We are just a few days away from Thanksgiving and turkey is on the brain. Are you getting flustered with how to cook that big, intimidating piece of poultry. Today we are going to answer that age old question, to brine or not to brine?
Brining is a process of immersing meats into a liquid with a high concentration of salt, the brine is absorbed into the meat. Because the meat is now loaded with extra moisture it will stay moist as it cooks. Brining is easy but messy and takes a bit of planning. A typical brine consists of 1 cup of salt for each gallon of liquid. Completely submerge the meat into the brine. Brining requires a large amount of liquid, a large non-porous vessel, space in your fridge, and lots of clean-up. The excess brine contains salmonella and bacteria, so it requires careful removal and clean-up.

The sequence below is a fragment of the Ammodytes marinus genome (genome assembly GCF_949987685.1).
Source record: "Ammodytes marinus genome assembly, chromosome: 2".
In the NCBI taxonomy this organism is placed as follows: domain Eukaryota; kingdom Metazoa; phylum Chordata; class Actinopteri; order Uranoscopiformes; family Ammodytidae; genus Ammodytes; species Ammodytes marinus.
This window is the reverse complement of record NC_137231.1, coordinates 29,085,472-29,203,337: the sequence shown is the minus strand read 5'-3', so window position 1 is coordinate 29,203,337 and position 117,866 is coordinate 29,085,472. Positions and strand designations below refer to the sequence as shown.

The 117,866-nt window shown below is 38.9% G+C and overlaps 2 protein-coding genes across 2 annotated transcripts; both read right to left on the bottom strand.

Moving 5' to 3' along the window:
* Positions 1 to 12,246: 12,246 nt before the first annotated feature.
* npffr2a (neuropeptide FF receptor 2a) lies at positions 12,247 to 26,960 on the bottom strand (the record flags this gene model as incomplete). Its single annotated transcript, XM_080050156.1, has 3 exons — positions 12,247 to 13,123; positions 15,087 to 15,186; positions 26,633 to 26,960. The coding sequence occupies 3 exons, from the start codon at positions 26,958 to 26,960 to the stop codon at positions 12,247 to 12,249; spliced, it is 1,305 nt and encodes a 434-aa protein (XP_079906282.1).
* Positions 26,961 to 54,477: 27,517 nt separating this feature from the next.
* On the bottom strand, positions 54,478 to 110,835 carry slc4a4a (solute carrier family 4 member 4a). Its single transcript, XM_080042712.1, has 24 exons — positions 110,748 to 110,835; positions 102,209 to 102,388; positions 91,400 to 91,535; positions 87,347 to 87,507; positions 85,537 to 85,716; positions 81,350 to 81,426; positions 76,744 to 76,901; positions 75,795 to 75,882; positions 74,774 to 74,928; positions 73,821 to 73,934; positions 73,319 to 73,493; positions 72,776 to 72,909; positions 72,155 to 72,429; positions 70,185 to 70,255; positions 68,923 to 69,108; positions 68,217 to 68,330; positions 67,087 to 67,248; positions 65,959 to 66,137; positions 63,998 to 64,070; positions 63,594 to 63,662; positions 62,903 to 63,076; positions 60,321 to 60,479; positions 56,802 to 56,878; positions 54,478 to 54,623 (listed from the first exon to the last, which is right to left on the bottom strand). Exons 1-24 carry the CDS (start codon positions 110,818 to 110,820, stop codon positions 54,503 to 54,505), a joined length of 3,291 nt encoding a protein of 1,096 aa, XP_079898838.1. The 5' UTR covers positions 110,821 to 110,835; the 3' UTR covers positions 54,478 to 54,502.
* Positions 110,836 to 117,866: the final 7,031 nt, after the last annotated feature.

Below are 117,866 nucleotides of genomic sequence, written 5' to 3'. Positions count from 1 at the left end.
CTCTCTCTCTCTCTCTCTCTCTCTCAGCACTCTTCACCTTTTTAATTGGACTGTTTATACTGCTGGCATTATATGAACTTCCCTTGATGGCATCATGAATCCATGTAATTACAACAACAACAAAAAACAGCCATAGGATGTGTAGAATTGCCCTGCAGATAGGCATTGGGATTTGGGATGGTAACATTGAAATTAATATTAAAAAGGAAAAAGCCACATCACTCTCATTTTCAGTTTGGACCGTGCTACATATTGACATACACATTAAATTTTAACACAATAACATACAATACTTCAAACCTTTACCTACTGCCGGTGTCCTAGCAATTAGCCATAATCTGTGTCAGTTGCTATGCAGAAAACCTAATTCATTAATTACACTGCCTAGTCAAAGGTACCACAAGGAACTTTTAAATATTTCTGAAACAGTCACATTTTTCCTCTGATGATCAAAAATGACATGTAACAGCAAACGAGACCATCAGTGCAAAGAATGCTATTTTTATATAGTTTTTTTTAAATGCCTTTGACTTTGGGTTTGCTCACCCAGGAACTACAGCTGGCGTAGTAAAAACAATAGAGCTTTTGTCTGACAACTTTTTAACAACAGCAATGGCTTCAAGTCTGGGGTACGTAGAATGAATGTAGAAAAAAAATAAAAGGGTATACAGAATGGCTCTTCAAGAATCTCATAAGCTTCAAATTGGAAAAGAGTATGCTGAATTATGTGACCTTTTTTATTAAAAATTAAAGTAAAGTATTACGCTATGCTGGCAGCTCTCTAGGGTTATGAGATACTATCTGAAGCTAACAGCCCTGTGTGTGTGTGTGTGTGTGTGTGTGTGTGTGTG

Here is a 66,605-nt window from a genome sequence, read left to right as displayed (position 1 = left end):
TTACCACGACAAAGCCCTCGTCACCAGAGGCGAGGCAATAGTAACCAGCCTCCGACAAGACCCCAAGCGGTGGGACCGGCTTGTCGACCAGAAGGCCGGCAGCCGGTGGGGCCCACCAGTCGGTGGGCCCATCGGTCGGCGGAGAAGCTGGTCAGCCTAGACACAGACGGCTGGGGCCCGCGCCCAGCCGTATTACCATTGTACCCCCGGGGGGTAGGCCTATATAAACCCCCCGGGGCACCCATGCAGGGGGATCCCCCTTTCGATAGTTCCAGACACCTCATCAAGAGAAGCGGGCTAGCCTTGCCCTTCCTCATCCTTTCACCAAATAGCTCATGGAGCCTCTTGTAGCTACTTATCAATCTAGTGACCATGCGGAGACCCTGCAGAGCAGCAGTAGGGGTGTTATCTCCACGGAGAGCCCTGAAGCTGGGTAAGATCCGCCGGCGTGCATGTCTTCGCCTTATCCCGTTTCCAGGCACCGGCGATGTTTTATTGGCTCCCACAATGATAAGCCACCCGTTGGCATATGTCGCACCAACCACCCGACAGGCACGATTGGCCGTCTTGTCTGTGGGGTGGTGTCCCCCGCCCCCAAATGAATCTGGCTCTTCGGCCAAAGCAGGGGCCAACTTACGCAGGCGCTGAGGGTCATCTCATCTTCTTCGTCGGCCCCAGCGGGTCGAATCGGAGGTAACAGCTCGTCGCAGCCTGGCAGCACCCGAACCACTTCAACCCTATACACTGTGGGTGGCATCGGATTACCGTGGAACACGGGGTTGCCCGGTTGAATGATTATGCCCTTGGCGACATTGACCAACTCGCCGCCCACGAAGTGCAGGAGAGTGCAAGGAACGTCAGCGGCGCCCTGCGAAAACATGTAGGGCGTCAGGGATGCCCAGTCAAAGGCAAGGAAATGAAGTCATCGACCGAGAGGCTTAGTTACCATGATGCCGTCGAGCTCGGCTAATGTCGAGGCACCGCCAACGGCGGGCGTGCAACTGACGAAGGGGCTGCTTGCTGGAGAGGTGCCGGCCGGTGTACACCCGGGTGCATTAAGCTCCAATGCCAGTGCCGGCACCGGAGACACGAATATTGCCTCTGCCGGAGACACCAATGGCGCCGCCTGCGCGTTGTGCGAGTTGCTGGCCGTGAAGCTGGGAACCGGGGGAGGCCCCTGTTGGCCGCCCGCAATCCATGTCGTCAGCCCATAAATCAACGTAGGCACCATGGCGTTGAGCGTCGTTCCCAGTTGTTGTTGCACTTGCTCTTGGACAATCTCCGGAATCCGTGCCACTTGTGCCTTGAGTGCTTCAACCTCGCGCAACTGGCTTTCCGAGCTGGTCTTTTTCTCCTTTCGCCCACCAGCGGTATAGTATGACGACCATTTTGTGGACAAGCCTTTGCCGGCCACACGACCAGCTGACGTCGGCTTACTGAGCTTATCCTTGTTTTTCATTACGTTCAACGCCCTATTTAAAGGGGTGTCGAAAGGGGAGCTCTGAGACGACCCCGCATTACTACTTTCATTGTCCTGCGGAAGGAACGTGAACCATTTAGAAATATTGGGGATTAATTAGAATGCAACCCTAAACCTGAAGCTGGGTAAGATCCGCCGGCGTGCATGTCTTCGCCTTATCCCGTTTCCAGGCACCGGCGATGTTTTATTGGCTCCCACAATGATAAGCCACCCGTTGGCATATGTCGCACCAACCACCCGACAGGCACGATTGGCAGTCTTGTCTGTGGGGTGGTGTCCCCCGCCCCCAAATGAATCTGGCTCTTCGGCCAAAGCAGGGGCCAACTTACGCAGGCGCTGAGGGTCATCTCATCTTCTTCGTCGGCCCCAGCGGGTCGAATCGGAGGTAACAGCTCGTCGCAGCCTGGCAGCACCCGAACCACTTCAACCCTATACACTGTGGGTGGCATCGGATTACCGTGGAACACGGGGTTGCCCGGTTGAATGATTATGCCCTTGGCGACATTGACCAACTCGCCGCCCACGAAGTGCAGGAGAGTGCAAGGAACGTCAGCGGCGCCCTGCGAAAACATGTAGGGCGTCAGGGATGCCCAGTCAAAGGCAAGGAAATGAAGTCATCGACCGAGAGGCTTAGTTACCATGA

Brining is great, but the smartest, easiest way to do it is with a dry brine. Even if you’re hosting Thanksgiving for the first time, this technique will make you look like a pro. Instead of a liquid bath, dry brine your bird by rubbing salt and seasonings directly on the bird and let the meat rest in the refrigerator.
The advantages? The turkey is prepped ahead of time, there’s no sloppy water, no special equipment is needed, and you get crispy skin.
If your turkey is tormenting you… let us help!